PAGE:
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Sissy Spacek on choosing to live outside of Hollywood, and fighting for abortion again

Move over Bridgerton — Sissy Spacek and JK Simmons are here to show all the young lovers out there what “happily ever after” looks like. The veteran actors play older married couple Irene and Franklin York in the new sci-fi series, Night Sky, premiering May 20 on Prime Video. But age hasn’t reduced the couple’s love for each other, and that bond carries them through an adventure that involves mysterious operatives and a far-off planet. “We’re not all bad,” Spacek jokes to Yahoo Entertainment about representing gray-haired couples everywhere. (Watch our video interview above.)

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The 72-year-old star of such film favorites as Carrie and Coal Miner’s Daughter has firsthand experience with being part of a long, loving marriage. Spacek wed production designer Jack Fisk — whom she met on the set of her breakout film, Badlands — in 1974, and they can boast to be among Hollywood’s most enduring (and endearing) couples. “That’s what attracted me to this role,” she confirms. “I understood that deep, deep [connection] and long time growing up together. I understood the relationship.”

JK Simmons and Sissy Spacek in the Prime Video series, Night Sky.  (Photo: Chuck Hodes/Prime Video)

JK Simmons and Sissy Spacek in the Prime Video series, Night Sky. (Photo: Chuck Hodes/Prime Video)

Spacek and Fisk made the conscious choice early on in their marriage to live outside of Los Angeles, purchasing a Virginia farm in 1978, where they raised their two daughters Schuyler and Madison Fisk. “We moved there not because we didn’t love LA, but we wanted to raise our children in a more natural environment,” Spacek explains. “[An environment] where they could make mistakes, ride ponies, do stupid stuff and climb trees and not have to deal with that celebrity child thing.”

Both of her daughters ended up entering the family business anyway: Schuyler Fisk is an actress and musician, while Madison Fisk works behind the camera as a production designer and art director. And Spacek says that neither of them has sought a parental counsel when it comes to relationship maintenance. “Nobody comes to me for advice — not even my children!”

THE OSCARS(r) - ARRIVALS - The 88th Oscars, held on Sunday, February 28, at the Dolby Theater(r) at Hollywood &  Highland Center(r) in Hollywood, are televised live by the Disney General Entertainment Content via Getty Images Television Network at 7 pm EST/4 pm PST.  (Photo by Rick Rowell/Disney General Entertainment Content via Getty Images) SISSY SPACEK, SCHUYLER FISK, JACK FISK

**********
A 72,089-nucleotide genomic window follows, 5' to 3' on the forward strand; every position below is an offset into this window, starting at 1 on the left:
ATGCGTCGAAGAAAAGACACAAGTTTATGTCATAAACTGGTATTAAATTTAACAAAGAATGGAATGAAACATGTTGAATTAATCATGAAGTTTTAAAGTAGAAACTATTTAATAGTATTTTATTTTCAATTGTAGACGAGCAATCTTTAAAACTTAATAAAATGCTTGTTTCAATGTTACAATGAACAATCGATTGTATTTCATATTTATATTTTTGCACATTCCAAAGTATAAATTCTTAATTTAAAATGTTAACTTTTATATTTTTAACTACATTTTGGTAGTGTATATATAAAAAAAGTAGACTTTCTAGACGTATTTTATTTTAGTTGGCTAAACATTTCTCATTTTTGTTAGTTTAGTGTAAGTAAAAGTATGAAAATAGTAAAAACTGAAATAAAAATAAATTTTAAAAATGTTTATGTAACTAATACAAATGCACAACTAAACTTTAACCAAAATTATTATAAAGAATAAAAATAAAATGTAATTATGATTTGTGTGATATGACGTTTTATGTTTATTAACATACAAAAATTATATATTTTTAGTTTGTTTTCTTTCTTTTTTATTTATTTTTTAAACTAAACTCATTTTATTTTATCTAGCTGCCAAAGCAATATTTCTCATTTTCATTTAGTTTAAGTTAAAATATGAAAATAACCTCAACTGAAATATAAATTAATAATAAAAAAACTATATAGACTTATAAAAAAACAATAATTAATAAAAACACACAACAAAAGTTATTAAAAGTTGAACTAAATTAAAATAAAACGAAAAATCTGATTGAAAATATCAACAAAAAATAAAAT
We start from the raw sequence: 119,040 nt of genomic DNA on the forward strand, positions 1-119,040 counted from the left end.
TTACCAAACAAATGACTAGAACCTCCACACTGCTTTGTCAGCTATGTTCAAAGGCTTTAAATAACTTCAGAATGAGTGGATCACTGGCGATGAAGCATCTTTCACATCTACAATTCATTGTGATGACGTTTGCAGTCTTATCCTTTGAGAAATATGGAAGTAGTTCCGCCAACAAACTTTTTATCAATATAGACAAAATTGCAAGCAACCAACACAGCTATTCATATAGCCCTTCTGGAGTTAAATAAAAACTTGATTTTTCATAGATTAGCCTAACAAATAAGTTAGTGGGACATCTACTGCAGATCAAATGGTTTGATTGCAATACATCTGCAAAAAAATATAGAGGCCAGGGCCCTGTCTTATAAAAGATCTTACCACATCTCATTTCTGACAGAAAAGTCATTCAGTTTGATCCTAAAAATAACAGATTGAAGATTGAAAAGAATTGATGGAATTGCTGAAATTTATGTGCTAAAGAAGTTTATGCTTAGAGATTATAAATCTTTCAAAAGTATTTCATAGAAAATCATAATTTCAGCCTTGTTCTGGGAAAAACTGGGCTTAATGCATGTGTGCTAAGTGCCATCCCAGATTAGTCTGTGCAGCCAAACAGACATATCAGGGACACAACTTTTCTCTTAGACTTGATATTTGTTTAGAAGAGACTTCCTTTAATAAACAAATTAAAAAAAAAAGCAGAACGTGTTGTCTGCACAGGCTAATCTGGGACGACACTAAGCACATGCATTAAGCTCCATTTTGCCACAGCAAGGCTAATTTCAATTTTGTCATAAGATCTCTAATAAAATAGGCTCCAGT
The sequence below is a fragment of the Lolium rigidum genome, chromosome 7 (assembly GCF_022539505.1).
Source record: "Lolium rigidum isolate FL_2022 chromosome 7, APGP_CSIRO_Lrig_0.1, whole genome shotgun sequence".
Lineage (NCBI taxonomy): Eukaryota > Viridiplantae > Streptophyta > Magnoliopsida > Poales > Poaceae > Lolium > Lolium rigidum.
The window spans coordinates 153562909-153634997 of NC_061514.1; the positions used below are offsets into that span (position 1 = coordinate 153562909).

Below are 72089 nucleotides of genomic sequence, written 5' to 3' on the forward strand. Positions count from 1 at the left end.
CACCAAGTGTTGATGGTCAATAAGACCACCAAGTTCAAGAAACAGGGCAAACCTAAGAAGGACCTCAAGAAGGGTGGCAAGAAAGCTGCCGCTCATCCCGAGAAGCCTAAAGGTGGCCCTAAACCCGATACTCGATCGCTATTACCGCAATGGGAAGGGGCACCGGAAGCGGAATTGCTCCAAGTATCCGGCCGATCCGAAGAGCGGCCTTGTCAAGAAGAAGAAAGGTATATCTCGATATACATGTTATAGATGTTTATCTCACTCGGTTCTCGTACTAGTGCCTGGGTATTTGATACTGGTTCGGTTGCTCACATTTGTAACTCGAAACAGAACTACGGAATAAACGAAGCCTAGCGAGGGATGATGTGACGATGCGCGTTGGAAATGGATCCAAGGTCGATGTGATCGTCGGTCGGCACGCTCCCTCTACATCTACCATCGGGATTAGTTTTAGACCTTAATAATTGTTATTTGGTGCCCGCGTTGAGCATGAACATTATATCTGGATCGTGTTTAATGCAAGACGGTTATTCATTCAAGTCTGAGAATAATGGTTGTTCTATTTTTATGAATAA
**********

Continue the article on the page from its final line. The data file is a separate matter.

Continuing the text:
Spacek, left, attends the 2016 Oscars with daughter Schuyler Fisk, husband Jack Fisk and daughter Madison Fisk. (Photo: Rick Rowell/Disney General Entertainment Content via Getty Images)

In light of recent headlines about America’s ongoing abortion debate, two roles in Spacek’s long, storied career have taken on urgent new relevance. In 1992, she starred in the made-for-HBO biographical drama, A Private Matteras Sherri Finkbine — a ’60s era children’s television host who was forced into the public eye after seeking to terminate her pregnancy for medical reasons.

Four years later, she appeared in another abortion-themed HBO film, If These Walls Could Talk, which presented three stories about three different women facing the same choice about whether or not to carry a child to term. Also starring Demi Moore and Cher, that movie remains one of the network’s most highest-rated original films, and led to a sequel that aired in 2000.

Spacek’s story in If These Walls Could Talk is particularly resonant in the present moment. The actress plays a mother of four children whose plans to return to college are impacted by an unexpected pregnancy. As many news sources have noted, women who already have children are among the most concerned about losing reproductive rights if Roe v. Wade is overturned by the Supreme Court.

Cher, Demi Moore and Spacek attend a New York City screening of If These Walls Could Talk in 1996. (Photo by Ke.Mazur/WireImage)

Cher, Demi Moore and Spacek attend a New York City screening of the HBO film If These Walls Could Talk in 1996. (Photo: Ke.Mazur/WireImage)

“It was just a wonderful project with three wonderful directors,” Spacek says of making If These Walls Could Talk. “I was a young woman and all those things were very much on my mind. We had the opportunity to do something that had personal significance to women and was also certainly political.”

Surprisingly, neither If These Walls Could Talk nor its sequel are currently streaming on HBO or HBO Max. But Spacek says that audiences don’t need to revisit either film to understand the challenge ahead if the Supreme Court strikes down Roe v. Was as expected. “We’re in a strange place right now,” she muses. “I think people pretty much understand what we’re up against. You know, we just never thought that after fighting that battle in the early ’70s we would have to fight it again. But that’s kind of the way the world works.”

Asked whether she’s hopeful for the future in spite of current headlines, Spacek says that the obstaclesing the world aren’t insurmountable if people are willing to put in the work to meet them head-on. “We’ve gotta be busy, because we’ve got a lot of things, climate change is a huge one, and all the things that we’re going through politically. I have grandchildren now, and I want the world to survive for them and I think a lot of people feel that way. Character, values, truth and courage — all of those things are really important.

Video produced by Anne Lilburn and edited by Jimmie Rhee

Night Sky premieres May 20 on Prime Video

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